The case of Siegel and Shuster is slightly unique because they created the Material in Action#1 as a comic strip, tried to sell it in syndication and then repurposed the material as a comic book.
The law which gave them some leverage was designed to help creators who sell their creation to a media corporation because only the media corporation has the tools and network to sell it. (And ironically, the case of Siegel and Shsuter was one justification for the existence of the law.)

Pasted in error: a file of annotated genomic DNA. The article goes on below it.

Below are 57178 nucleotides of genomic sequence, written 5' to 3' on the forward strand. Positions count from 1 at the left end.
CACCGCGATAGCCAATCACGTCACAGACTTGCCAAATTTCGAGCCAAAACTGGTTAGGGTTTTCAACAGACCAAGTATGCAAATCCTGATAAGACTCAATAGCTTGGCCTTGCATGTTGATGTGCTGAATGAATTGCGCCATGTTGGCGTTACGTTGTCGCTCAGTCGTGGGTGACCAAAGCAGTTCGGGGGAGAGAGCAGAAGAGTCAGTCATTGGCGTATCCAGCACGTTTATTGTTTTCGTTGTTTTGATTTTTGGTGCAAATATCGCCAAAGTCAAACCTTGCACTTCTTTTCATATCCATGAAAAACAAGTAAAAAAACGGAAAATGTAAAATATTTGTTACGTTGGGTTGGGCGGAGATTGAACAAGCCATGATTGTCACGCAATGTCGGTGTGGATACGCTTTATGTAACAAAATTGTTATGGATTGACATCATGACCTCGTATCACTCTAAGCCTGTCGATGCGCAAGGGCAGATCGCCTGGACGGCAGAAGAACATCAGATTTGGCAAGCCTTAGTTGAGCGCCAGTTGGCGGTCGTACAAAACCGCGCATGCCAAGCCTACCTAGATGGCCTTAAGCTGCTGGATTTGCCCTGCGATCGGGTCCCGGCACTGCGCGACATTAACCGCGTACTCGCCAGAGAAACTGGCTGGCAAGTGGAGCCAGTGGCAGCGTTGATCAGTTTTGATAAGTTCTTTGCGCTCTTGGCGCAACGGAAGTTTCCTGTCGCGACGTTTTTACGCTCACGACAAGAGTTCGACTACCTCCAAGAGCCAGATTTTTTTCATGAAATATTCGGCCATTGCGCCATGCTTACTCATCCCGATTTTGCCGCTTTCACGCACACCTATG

While not opposed to Kane and Kirby (and Ditko and Cockrum and etc) getting more dough, it is harder for them because in most cases they created the work as employees.
I have been staying away from recent historical writings, due to mainly being cheap and having a deep hatred for post-modernism. Book I'm reading now is "When the Kings Departed" by Richard Watts, a 1968 book that was republished in '02.